The Yeti, in particular, has a long and complex history. Its alternative Western title, the Abominable Snowman, actually came about, like Percival Lowell's martian canals and Kenneth Arnold's flying saucers, because of a simple linguistic error. During the 1921 Everest expedition, Colonel Howard Bury sent a cablegram to Calcutta in which he hinted at the possible existence of a new species known locally by a word meaning "man-like creature". However, this native word was mistakenly translated as metch-kangmi: kang being Tibetan for "snow", mi for "man" and metch for "filthy" or "dirty". The translation of the mis-transcription was written down as "abominable snowman" – a name that, for all its inaccuracy, has stuck ever since.
In fact, the people living in the lands bordering on the Himalayas talk of a variety of strange creatures dwelling at high altitude in the mountains. As well as the original Snowman referred to by Bury, there is the dzu-teh, or "bear-like creature" and yeh-teh, or "little-man creature". From yeh-teh comes our "Yeti" – a different animal altogether from the Snowman as far as the locals are concerned. Distinctions are also drawn between black (rimi) and red (rachshi bompo) yeh-teh. Perhaps most significant of all, the monks and herdsmen living in places where these animals are supposed to roam regard them as completely normal inhabitants of the rocks and scrub.
The earliest documentary evidence for the existence of the yeti and its cousins comes an old Indian maps which refer to the mountainous frontier region as the Mahalangur-Himal, or the mountains of the big monkeys. The monkeys in question could simply be langurs (Simnopithecus) which, though not actually big, do range up to an altitude of 12,000 feet. Or they could be something larger and as-yet unidentified living even higher up. Contributing further to the mystery is an 18th century Tibetan book found by Emmanuel Vlech of the Czechoslovak Academy of Sciences. Vlech unearthed the text, called the Anatomical Dictionary for Recognizing Various Diseases, in the library of the former lamaistic university of Gandan in Mongolia during an archeological visit in 1958. Printed from woodcuts on long, narrow strips of paper, it contains a treasury of zoological illustrations including monkeys, small carnivores, birds, reptiles, fish, and a number of invertebrates, all drawn with a keen eye for detail and anatomical accuracy. The mouth-parts of an orb-weaving spider, the fins of a catfish, the posture of a gibbon, and the antennal plates of a scarabid beetle are all perfectly recognizable. Yet among the familiar specimens displayed is a curious stranger – a large, hairy, primate identified in the text as a bitchun or "man-animal". According to the commentary, "[the bitchun] lives in the mountains. His origin is close to that of the bear. His body resembles that of a man and he has enormous strength. His meat may be eaten to treat mental diseases and his gall cures jaundice." The bitchun is depicted with its knees slightly bent, standing on a rock, suggesting a bare mountain habitat. The head and body, together with the heavily developed chest muscles, are totally covered with hair and only the hands, feet, and a portion of the face are bare.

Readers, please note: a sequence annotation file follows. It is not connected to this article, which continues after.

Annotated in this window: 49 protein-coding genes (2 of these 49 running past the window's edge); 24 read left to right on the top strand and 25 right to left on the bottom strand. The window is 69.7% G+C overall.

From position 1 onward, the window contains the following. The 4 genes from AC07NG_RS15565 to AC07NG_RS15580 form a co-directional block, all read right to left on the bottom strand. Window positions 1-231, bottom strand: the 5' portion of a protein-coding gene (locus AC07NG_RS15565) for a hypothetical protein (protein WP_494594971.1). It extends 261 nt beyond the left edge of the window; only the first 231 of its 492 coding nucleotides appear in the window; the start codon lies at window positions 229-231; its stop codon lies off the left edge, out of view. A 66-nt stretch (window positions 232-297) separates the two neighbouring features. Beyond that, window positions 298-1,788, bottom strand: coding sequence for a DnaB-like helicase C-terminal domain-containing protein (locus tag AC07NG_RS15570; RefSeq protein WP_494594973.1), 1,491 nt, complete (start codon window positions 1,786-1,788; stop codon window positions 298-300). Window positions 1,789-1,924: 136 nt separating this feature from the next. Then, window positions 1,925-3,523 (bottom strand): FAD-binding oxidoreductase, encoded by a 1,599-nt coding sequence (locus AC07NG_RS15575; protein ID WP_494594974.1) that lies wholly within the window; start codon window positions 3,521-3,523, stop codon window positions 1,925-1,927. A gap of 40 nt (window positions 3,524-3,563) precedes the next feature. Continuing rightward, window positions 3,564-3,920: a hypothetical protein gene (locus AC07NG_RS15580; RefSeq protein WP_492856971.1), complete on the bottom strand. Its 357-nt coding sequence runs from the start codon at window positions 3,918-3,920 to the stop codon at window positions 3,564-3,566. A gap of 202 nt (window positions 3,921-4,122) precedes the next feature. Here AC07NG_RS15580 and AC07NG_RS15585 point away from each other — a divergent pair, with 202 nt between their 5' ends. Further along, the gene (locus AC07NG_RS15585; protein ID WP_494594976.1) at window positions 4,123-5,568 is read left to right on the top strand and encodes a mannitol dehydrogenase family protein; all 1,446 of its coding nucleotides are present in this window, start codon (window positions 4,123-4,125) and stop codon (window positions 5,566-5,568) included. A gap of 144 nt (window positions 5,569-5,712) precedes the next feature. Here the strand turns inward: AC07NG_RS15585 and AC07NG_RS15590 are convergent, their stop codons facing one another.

Further clues to the Yeti mystery take the form of enigmatic footprints in the snow, first noted by Europeans as long ago as 1887. Droppings, fur, and at least one scalp have also been cited as evidence of an unidentified biped in the mountains – though the scalp subsequently turned out to be made from the skin of a serow goat.
Id the Yeti real? And, if so, does it represent one or more new species, or an animal already known to science? Among the familiar candidates put forward as a possible Yeti imposter are the Tibetan blue bear or barlu, the langur monkey, the snow leopard, the lynx, the ibex, the gray wolf, the yak, and a human hermit. Of these, only the Tibetan blue bear, a very rare animal, warrants serious consideration: its size is about right and it has several other characteristics which suggest that it might indeed by the legendary Snowman. A blue bear held in the Dalai Lama's old zoo at Shigatse was described as walking regularly on its hind legs and, in so doing, standing over six feet tall. It was also said to have an ape-like face. Moreover, the footprints of blue bears, like those claimed to be of the Yeti, have "reversed toes" – that is, the position of the big and little toes are swapped over relative to a human (or other primate) foot.
The classical large Snowman of legend may well prove to be the blue bear. But what of the smaller yeti – the yeh-teh –the existence of which is suggested both by sightings, ancient and modern, and snow tracks? This is rumored to be an aggressive ape-like creature with red or black hair – apparently, a very different animal to the barlu. Its habitat is also said to be at lower altitudes, less than 13,000 feet, though in April 1986, the British mountaineer Chris Bonnington photographed yet tracks at 15,000 feet in the Menlung Valley on the Nepal-Tibet border. This was in the same area where a previous climber, Eric Shipton, had taken pictures of unusual prints in November 1951. Conceivably, the "small" yeti is a large vegetarian ape which occasionally strays from its forest home into the higher snowfields.
Monsters hold a special fascination for human beings, and they will always exist for some of us – at least in our imagination. Yet today's monsters, whether they eventually turn out to be real or not, lean toward the rational and scientifically respectable. The bunyip, Mokele-mbembe, the Loch Ness Monster, the various breeds of wild-men, and the rest are not assumed by the majority of those hunting them to fall outside the laws of logic or nature. If they exist, they're expected to fall reasonably well within the genetic, evolutionary, and zoological schemes already devised to fit known species. Monsters still to be discovered might be huge, bizarre, and terrifying to behold. They might be unexpected surviving relicts from the past. But beneath their unfamiliar skin and scales and body plan, at the cellular and subcellular levels, modern biology insists, they're not likely to differ much from any other life form on Earth.